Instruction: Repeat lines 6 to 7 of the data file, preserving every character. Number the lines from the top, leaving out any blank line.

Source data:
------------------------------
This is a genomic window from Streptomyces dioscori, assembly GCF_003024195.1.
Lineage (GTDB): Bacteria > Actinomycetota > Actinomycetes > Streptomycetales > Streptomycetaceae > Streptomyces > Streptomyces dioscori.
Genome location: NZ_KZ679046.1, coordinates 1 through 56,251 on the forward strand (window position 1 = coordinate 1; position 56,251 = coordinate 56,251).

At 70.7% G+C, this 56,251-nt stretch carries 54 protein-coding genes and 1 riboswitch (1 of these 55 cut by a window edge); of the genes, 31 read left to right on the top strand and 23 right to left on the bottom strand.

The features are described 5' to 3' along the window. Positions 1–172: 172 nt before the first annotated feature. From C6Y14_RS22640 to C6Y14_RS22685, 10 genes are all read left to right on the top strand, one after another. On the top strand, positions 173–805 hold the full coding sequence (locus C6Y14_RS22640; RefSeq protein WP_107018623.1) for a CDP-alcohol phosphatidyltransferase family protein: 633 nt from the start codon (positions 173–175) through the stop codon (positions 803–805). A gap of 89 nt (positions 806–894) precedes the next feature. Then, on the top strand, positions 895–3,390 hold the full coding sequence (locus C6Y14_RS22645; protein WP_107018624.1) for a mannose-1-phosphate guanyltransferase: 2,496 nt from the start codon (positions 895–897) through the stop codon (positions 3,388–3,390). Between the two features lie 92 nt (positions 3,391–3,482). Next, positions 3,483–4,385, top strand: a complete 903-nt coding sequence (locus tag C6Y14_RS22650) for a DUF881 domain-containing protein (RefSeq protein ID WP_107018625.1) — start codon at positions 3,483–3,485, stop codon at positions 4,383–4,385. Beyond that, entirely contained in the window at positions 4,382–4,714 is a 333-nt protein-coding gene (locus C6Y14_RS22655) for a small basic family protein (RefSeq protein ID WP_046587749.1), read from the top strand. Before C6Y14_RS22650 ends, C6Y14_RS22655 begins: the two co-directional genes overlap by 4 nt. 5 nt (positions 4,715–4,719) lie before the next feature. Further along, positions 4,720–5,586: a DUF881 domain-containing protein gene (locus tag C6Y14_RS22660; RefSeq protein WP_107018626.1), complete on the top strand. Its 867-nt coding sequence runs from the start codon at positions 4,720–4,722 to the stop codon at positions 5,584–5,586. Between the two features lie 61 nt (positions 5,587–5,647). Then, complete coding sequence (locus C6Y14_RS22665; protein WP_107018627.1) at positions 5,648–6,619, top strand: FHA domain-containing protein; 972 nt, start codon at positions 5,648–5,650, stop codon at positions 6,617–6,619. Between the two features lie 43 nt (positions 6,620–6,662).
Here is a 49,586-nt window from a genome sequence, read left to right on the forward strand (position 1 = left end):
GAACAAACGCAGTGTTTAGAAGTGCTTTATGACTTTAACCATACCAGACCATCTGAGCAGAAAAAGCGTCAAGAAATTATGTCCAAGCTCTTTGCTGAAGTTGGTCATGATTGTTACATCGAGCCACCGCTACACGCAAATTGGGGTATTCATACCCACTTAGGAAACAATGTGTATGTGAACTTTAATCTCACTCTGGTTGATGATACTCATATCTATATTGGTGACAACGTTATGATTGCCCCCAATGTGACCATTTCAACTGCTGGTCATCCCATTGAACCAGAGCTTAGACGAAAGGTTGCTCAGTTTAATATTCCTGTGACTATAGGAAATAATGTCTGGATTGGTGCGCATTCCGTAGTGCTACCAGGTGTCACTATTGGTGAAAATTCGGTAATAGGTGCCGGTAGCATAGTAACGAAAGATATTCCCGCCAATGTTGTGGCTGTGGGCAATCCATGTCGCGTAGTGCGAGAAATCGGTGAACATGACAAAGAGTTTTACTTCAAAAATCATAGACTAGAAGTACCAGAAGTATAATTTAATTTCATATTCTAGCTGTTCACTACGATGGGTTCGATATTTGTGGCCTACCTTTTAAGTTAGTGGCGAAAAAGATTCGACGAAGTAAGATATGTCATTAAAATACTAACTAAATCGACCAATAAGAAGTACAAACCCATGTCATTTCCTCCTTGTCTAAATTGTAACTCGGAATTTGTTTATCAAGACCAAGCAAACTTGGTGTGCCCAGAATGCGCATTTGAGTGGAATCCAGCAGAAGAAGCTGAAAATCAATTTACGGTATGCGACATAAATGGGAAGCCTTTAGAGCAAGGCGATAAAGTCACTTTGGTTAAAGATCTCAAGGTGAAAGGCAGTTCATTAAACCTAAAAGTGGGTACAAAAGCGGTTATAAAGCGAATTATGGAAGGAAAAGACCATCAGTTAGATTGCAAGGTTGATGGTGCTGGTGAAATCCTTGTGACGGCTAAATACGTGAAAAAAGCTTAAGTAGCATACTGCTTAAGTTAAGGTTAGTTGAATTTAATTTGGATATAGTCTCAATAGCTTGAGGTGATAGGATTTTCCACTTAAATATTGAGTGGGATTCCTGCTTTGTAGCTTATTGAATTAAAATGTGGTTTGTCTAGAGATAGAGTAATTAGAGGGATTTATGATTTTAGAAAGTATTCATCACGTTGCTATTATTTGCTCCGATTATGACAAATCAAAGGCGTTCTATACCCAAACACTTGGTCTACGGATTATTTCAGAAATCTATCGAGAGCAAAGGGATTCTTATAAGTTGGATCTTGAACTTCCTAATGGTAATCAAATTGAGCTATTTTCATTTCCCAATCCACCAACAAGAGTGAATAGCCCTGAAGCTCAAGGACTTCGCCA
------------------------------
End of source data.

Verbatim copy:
Here is a 49,586-nt window from a genome sequence, read left to right on the forward strand (position 1 = left end):
GAACAAACGCAGTGTTTAGAAGTGCTTTATGACTTTAACCATACCAGACCATCTGAGCAGAAAAAGCGTCAAGAAATTATGTCCAAGCTCTTTGCTGAAGTTGGTCATGATTGTTACATCGAGCCACCGCTACACGCAAATTGGGGTATTCATACCCACTTAGGAAACAATGTGTATGTGAACTTTAATCTCACTCTGGTTGATGATACTCATATCTATATTGGTGACAACGTTATGATTGCCCCCAATGTGACCATTTCAACTGCTGGTCATCCCATTGAACCAGAGCTTAGACGAAAGGTTGCTCAGTTTAATATTCCTGTGACTATAGGAAATAATGTCTGGATTGGTGCGCATTCCGTAGTGCTACCAGGTGTCACTATTGGTGAAAATTCGGTAATAGGTGCCGGTAGCATAGTAACGAAAGATATTCCCGCCAATGTTGTGGCTGTGGGCAATCCATGTCGCGTAGTGCGAGAAATCGGTGAACATGACAAAGAGTTTTACTTCAAAAATCATAGACTAGAAGTACCAGAAGTATAATTTAATTTCATATTCTAGCTGTTCACTACGATGGGTTCGATATTTGTGGCCTACCTTTTAAGTTAGTGGCGAAAAAGATTCGACGAAGTAAGATATGTCATTAAAATACTAACTAAATCGACCAATAAGAAGTACAAACCCATGTCATTTCCTCCTTGTCTAAATTGTAACTCGGAATTTGTTTATCAAGACCAAGCAAACTTGGTGTGCCCAGAATGCGCATTTGAGTGGAATCCAGCAGAAGAAGCTGAAAATCAATTTACGGTATGCGACATAAATGGGAAGCCTTTAGAGCAAGGCGATAAAGTCACTTTGGTTAAAGATCTCAAGGTGAAAGGCAGTTCATTAAACCTAAAAGTGGGTACAAAAGCGGTTATAAAGCGAATTATGGAAGGAAAAGACCATCAGTTAGATTGCAAGGTTGATGGTGCTGGTGAAATCCTTGTGACGGCTAAATACGTGAAAAAAGCTTAAGTAGCATACTGCTTAAGTTAAGGTTAGTTGAATTTAATTTGGATATAGTCTCAATAGCTTGAGGTGATAGGATTTTCCACTTAAATATTGAGTGGGATTCCTGCTTTGTAGCTTATTGAATTAAAATGTGGTTTGTCTAGAGATAGAGTAATTAGAGGGATTTATGATTTTAGAAAGTATTCATCACGTTGCTATTATTTGCTCCGATTATGACAAATCAAAGGCGTTCTATACCCAAACACTTGGTCTACGGATTATTTCAGAAATCTATCGAGAGCAAAGGGATTCTTATAAGTTGGATCTTGAACTTCCTAATGGTAATCAAATTGAGCTATTTTCATTTCCCAATCCACCAACAAGAGTGAATAGCCCTGAAGCTCAAGGACTTCGCCA